We have a wonderful country. It is, in many respects, a great place to live, an accepting place, a welcoming place, a bastion of freedom. But … and there is always that other word … we are not a patient people.
Now impatience can be a good thing on occasion. Impatience led the colonists to push back against British tax laws, impatience led the settlers to head west, clear across to the Pacific. Impatience has led us out of many a national problem. “We can fix this,” we say collectively, and many times we can. But something seems to have changed a bit in our national character. For instance, we have all been affected by the economic catastrophe, or rather catastrophes, plural, that occurred because of irresponsible banks and lending institutions and investment houses. It didn’t matter whether we had money in the market, or lost a job because of cut-backs, or simply found that everything from insurance to food to medical care to transportation started to cost a lot more.
Collectively we are disappointed that the problems incurred through decades of error in judgment have not been solved in three-and-a-half years. We want things to be like a child’s toy, ta-da, ta-da, ta-da, pop! All done.
Our President has dealt with two wars, an escalating national debt, a bursting housing bubble caused by people who bought homes costing ten times their annual income financed by incompetent lenders, an immigration problem, a health care problem, and financial institutions who had started to believe they were playing by Las Vegas rules. Oh, and he has dealt with concerns about national security, too.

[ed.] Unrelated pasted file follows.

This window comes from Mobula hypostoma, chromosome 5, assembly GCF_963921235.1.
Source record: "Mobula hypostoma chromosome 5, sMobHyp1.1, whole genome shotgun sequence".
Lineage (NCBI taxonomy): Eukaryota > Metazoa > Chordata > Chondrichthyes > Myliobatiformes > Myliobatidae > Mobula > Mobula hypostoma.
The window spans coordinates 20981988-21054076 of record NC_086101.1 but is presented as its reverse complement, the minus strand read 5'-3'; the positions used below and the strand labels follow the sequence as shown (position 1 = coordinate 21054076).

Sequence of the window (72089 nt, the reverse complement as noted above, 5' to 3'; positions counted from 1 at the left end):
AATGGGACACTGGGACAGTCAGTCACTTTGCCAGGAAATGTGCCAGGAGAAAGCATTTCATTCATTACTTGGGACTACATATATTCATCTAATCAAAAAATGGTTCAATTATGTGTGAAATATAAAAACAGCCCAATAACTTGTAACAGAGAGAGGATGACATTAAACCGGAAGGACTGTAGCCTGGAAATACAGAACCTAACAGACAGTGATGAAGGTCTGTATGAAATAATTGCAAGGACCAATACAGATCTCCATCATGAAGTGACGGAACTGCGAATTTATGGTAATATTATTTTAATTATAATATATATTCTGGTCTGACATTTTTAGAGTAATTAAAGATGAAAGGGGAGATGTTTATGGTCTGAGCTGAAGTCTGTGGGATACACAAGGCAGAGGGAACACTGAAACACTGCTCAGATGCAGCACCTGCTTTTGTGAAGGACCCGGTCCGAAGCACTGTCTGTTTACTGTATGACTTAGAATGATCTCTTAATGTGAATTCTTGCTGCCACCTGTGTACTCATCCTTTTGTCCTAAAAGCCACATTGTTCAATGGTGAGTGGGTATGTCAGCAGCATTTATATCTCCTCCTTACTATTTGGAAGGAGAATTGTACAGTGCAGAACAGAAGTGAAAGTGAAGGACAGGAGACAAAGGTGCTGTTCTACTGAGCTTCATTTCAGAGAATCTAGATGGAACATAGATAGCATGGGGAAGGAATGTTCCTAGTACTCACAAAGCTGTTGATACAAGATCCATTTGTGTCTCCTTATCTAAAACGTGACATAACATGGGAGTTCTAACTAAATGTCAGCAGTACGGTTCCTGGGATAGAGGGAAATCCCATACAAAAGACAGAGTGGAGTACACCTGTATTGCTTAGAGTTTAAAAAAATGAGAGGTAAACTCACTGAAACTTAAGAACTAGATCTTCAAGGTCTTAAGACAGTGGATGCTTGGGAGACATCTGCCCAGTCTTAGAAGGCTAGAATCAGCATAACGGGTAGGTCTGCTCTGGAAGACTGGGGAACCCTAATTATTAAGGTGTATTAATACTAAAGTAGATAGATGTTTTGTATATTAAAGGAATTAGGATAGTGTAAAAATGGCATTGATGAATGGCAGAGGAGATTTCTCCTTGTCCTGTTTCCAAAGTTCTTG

Now, instead of being impatient enough to roll up our sleeves and figure out how the collective ‘we’ can fix this problem, some of us are so impatient we do not remember that the President managed to push through a stimulus program that saved the American automobile industry and a heck of a lot of jobs. That he has been instrumental in winding down two wars. That he has pushed for financial reform to prevent the kind of immoral financial abuse that nearly destroyed the world economy. That he managed to orchestrate a health care reform that, if it is allowed to be implemented by the well-financed opposition, will help our society in innumerable ways, from health to finance; people won’t have to choose between medicine and food. That he has proposed closing Guantanamo, pushed for the DREAM act and worked for immigration reform, tried to lower the deficit, only to meet a wall of Congressional resistance.
Have we become so addicted to fast food and fast news and fast entertainment and fast cars, that we have literally no attention span left? That we really think that one individual, with no vote in Congress and limited powers, can solve all the problems that some of us created with greed and bad judgment? Well, then, our problems won’t get fixed. And if we continue to blame the President and shirk our own responsibilities, we will indeed get what we ‘deserve’. But we may not like it very much.